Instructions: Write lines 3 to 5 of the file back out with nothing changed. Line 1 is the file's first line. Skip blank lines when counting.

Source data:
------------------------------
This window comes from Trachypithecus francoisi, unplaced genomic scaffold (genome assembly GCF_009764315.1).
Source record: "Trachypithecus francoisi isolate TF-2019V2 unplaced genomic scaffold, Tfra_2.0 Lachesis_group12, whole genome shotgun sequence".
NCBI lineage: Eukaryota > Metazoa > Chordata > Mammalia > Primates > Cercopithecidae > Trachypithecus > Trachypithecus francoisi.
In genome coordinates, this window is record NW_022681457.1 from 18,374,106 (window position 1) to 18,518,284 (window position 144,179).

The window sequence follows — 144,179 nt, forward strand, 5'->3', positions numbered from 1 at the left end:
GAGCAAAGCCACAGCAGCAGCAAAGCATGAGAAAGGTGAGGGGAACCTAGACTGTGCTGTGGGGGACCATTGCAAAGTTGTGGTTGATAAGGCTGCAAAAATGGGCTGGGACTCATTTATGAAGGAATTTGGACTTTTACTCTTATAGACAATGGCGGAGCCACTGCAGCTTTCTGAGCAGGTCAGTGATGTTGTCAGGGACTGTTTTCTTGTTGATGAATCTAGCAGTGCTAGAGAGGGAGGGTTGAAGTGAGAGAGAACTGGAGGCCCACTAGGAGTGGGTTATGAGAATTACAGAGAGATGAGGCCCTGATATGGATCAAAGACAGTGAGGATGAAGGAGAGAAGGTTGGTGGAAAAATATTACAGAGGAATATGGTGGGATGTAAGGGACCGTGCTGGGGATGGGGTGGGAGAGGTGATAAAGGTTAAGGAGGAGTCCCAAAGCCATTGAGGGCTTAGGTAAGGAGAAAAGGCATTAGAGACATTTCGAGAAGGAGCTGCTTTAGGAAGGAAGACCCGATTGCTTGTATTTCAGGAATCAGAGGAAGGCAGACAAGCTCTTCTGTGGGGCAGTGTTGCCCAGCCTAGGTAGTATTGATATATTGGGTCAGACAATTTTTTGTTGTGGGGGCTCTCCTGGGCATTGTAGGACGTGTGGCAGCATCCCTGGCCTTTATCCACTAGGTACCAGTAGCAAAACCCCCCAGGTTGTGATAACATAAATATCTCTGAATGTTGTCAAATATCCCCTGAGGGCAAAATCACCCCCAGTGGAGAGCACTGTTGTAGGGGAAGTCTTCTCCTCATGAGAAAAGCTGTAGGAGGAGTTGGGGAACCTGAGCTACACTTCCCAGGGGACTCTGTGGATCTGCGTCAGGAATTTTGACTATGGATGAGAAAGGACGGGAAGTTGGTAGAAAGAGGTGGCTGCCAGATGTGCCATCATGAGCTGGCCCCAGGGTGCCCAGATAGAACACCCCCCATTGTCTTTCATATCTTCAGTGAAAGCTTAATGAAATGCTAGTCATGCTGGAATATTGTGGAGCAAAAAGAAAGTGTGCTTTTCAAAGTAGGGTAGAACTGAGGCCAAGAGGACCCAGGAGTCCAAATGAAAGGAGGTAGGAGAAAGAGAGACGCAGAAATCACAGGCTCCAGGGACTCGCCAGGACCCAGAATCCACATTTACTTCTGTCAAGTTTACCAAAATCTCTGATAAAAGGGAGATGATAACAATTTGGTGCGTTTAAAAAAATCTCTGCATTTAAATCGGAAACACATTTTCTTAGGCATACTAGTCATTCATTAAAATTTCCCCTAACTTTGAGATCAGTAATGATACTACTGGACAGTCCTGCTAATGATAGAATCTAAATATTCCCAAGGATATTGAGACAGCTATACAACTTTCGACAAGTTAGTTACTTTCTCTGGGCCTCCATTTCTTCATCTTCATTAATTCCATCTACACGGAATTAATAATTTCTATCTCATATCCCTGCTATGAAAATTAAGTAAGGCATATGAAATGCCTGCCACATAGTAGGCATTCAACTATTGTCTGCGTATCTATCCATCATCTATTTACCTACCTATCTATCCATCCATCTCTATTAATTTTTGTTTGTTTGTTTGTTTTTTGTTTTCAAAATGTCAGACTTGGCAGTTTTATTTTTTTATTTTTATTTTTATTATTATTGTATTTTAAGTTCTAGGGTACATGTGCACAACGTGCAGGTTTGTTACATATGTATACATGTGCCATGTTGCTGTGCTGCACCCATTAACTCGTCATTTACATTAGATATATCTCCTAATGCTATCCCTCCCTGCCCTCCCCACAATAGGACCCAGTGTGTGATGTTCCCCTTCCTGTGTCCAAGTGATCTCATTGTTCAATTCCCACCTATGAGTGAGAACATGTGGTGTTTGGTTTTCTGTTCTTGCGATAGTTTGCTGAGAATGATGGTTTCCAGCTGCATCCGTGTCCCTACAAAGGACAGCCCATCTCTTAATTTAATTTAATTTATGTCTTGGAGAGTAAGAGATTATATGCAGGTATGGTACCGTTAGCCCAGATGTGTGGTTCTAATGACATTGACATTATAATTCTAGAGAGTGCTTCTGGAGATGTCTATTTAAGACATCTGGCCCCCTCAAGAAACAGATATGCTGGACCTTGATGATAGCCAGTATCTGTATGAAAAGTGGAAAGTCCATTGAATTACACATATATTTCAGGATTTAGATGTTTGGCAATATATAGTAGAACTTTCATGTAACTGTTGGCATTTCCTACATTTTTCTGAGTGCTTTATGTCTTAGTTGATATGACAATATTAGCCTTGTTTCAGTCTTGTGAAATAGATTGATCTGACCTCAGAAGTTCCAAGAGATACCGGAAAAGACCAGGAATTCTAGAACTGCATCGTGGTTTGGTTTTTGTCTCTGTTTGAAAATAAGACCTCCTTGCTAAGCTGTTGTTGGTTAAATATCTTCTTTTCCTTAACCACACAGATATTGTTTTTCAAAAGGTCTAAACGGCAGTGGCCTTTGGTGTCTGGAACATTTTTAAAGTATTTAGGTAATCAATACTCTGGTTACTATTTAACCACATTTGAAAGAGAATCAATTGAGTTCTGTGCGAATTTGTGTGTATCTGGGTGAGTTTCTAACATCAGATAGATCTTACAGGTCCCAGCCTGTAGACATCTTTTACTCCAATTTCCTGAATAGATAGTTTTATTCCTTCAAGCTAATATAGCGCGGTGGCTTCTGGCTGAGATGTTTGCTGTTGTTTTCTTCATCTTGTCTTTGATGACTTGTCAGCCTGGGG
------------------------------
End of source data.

NCBI lineage: Eukaryota > Metazoa > Chordata > Mammalia > Primates > Cercopithecidae > Trachypithecus > Trachypithecus francoisi.
In genome coordinates, this window is record NW_022681457.1 from 18,374,106 (window position 1) to 18,518,284 (window position 144,179).

The window sequence follows — 144,179 nt, forward strand, 5'->3', positions numbered from 1 at the left end: